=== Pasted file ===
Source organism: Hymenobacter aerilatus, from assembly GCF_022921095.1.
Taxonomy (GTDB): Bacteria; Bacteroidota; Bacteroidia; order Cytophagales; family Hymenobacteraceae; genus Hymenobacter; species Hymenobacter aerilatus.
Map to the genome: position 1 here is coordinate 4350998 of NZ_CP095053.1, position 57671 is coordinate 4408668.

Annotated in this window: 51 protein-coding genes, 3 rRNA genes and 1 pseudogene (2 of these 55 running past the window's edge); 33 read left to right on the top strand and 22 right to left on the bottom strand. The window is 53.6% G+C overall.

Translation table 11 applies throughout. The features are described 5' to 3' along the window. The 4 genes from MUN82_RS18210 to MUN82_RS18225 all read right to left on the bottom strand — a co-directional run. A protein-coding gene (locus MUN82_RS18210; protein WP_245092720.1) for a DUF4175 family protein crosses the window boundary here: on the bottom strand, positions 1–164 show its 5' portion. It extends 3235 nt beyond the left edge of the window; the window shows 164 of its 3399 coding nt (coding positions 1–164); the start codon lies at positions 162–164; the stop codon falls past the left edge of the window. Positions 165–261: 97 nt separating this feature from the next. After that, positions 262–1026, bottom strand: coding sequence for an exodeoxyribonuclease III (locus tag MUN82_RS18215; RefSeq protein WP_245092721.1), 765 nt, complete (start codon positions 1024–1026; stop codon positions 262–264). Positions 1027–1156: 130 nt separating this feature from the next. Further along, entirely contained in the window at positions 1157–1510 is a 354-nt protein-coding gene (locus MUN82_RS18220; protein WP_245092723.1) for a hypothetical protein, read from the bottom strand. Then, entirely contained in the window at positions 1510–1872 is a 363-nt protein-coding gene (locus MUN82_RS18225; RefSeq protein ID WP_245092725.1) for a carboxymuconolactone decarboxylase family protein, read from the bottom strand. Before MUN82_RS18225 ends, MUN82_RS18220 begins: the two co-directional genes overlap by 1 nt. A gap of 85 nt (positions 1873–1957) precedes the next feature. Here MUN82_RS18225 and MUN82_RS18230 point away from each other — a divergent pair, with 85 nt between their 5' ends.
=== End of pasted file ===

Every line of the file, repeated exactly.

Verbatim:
Source organism: Hymenobacter aerilatus, from assembly GCF_022921095.1.
Taxonomy (GTDB): Bacteria; Bacteroidota; Bacteroidia; order Cytophagales; family Hymenobacteraceae; genus Hymenobacter; species Hymenobacter aerilatus.
Map to the genome: position 1 here is coordinate 4350998 of NZ_CP095053.1, position 57671 is coordinate 4408668.

Annotated in this window: 51 protein-coding genes, 3 rRNA genes and 1 pseudogene (2 of these 55 running past the window's edge); 33 read left to right on the top strand and 22 right to left on the bottom strand. The window is 53.6% G+C overall.

Translation table 11 applies throughout. The features are described 5' to 3' along the window. The 4 genes from MUN82_RS18210 to MUN82_RS18225 all read right to left on the bottom strand — a co-directional run. A protein-coding gene (locus MUN82_RS18210; protein WP_245092720.1) for a DUF4175 family protein crosses the window boundary here: on the bottom strand, positions 1–164 show its 5' portion. It extends 3235 nt beyond the left edge of the window; the window shows 164 of its 3399 coding nt (coding positions 1–164); the start codon lies at positions 162–164; the stop codon falls past the left edge of the window. Positions 165–261: 97 nt separating this feature from the next. After that, positions 262–1026, bottom strand: coding sequence for an exodeoxyribonuclease III (locus tag MUN82_RS18215; RefSeq protein WP_245092721.1), 765 nt, complete (start codon positions 1024–1026; stop codon positions 262–264). Positions 1027–1156: 130 nt separating this feature from the next. Further along, entirely contained in the window at positions 1157–1510 is a 354-nt protein-coding gene (locus MUN82_RS18220; protein WP_245092723.1) for a hypothetical protein, read from the bottom strand. Then, entirely contained in the window at positions 1510–1872 is a 363-nt protein-coding gene (locus MUN82_RS18225; RefSeq protein ID WP_245092725.1) for a carboxymuconolactone decarboxylase family protein, read from the bottom strand. Before MUN82_RS18225 ends, MUN82_RS18220 begins: the two co-directional genes overlap by 1 nt. A gap of 85 nt (positions 1873–1957) precedes the next feature. Here MUN82_RS18225 and MUN82_RS18230 point away from each other — a divergent pair, with 85 nt between their 5' ends.